This week, basketball finally lost the services of Manu Ginobili, a former domestic and international icon. At the age of 41, Ginobili was one of the sport’s oldest players — but as a four-time NBA champion, EuroLeague winner and a 2004 Gold medalist, he also retires with an unbelievably complete resume. With Jason Terry currently sans a contract or training camp invite, the 40-and-over crowd has shrunk to two just names: Vince Carter and Dirk Nowitzki.
While the present league-wide landscape attempts to uncover younger and younger athletes each year, there are a handful of veterans with 15-plus years of experience still making worthwhile contributions. Some on this list play for Finals-level hopefuls and others compete for lottery-bound franchises, but these are the players best-suited to help and assist well into their 40s and beyond.
Pau Gasol, 38, San Antonio Spurs
Although the eldest Gasol has put up back-to-back seasons with his lowest points per game average as a professional, the 17-year veteran is still well-entrenched for a perennially great Spurs side. He’ll spend another season as San Antonio’s likely starting center alongside LaMarcus Aldridge and Dejounte Murray, plus newcomers Lonnie Walker IV and DeMar DeRozan. In a supporting offensive role last season, Gasol took down 10.1 points, eight rebounds and 3.1 assists in just 23.5 minutes per game.
Gasol’s game-to-game reliability isn’t what used to be, but he appears to be an important cog for a team with Finals aspirations once again. There’s the potential for Rudy Gay to steal some of his minutes in a small-ball set-up, though that’s more of an afterthought at this point in the offseason. The Spaniard’s skill set has always leaned heavily on soft touches and efficient, high-percentage attempts, so — like a fine wine — Gasol should age fantastically heading into his twilight seasons.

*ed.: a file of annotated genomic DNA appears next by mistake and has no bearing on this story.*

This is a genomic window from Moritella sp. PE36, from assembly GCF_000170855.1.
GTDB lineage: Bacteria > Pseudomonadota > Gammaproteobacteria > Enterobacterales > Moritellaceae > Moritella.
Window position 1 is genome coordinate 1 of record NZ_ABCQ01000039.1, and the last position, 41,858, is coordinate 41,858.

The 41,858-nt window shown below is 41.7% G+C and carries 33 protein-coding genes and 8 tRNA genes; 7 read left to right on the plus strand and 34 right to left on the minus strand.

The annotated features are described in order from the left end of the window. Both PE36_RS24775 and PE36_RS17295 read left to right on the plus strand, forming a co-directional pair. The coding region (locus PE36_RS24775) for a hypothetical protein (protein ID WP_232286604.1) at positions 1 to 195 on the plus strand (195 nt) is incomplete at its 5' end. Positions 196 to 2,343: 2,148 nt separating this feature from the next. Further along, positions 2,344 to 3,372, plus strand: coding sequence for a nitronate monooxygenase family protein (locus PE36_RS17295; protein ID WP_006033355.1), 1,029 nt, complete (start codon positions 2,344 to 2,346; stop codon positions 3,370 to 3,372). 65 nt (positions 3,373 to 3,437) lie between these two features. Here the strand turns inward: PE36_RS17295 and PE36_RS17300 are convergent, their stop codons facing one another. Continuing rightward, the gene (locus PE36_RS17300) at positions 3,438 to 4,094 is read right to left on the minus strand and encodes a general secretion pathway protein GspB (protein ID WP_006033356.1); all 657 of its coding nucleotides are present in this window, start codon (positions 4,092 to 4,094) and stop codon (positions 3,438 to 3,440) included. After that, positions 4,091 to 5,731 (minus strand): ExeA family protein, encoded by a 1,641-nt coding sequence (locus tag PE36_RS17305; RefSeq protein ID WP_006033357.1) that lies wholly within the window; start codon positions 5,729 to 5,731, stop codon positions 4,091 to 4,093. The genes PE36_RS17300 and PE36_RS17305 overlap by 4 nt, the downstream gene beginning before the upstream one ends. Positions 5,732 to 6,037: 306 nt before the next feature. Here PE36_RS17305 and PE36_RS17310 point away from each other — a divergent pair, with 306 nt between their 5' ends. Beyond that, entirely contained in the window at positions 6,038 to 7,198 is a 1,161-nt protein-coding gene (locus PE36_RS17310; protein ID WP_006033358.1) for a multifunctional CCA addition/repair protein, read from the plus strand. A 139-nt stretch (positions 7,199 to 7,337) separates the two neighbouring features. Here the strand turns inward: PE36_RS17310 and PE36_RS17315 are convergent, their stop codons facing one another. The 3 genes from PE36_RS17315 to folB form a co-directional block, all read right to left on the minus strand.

Given Gasol’s personal accomplishments — two-time NBA champion, six-time All-Star, 2002 Rookie of the Year — he’s a near-lock for the Hall of Fame before even adding his overseas plaudits to the discussion.
Hall of Fame Watch: Near-lock.
Kyle Korver, 37, Cleveland Cavaliers
As the Cavaliers officially transition into a new, LeBron-less era, one of the few players left in the fray is Kyle Korver. In the first year of his new deal, the elite sharpshooter averaged 9.2 points, 2.3 rebounds and 2.2 three-pointers on 43.6 percent from deep over a paltry 21.6 minutes per game. James’ departure leaves an opening at small forward, but that spot will be presumably filled by Cedi Osman, one of Cleveland’s brightest young pieces.
There were some incredibly brief rumors in July about a potential Jerryd Bayless-Korver swap, but those never came to fruition — so now what? Korver has tallied two or more three-pointers in every season since 2012-13, even shooting a blistering 46 percent from three after joining the Cavaliers in 2016. While there’s certainly room for an important Korver role on this Kevin Love-anchored roster, the marksman’s contract seems to be palatable in any potential deal.